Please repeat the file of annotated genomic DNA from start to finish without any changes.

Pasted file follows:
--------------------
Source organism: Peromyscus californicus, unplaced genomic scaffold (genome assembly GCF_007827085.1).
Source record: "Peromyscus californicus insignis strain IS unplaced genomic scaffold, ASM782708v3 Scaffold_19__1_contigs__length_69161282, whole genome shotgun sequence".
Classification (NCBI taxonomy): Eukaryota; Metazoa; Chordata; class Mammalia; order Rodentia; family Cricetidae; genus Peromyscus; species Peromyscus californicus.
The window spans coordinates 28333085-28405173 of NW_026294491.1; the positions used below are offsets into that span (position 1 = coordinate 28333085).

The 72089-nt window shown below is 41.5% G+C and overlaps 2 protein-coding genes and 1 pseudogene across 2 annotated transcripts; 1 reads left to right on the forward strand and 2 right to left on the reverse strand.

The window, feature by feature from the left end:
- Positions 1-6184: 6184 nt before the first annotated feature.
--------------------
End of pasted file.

Source organism: Peromyscus californicus, unplaced genomic scaffold (genome assembly GCF_007827085.1).
Source record: "Peromyscus californicus insignis strain IS unplaced genomic scaffold, ASM782708v3 Scaffold_19__1_contigs__length_69161282, whole genome shotgun sequence".
Classification (NCBI taxonomy): Eukaryota; Metazoa; Chordata; class Mammalia; order Rodentia; family Cricetidae; genus Peromyscus; species Peromyscus californicus.
The window spans coordinates 28333085-28405173 of NW_026294491.1; the positions used below are offsets into that span (position 1 = coordinate 28333085).

The 72089-nt window shown below is 41.5% G+C and overlaps 2 protein-coding genes and 1 pseudogene across 2 annotated transcripts; 1 reads left to right on the forward strand and 2 right to left on the reverse strand.

The window, feature by feature from the left end:
- Positions 1-6184: 6184 nt before the first annotated feature.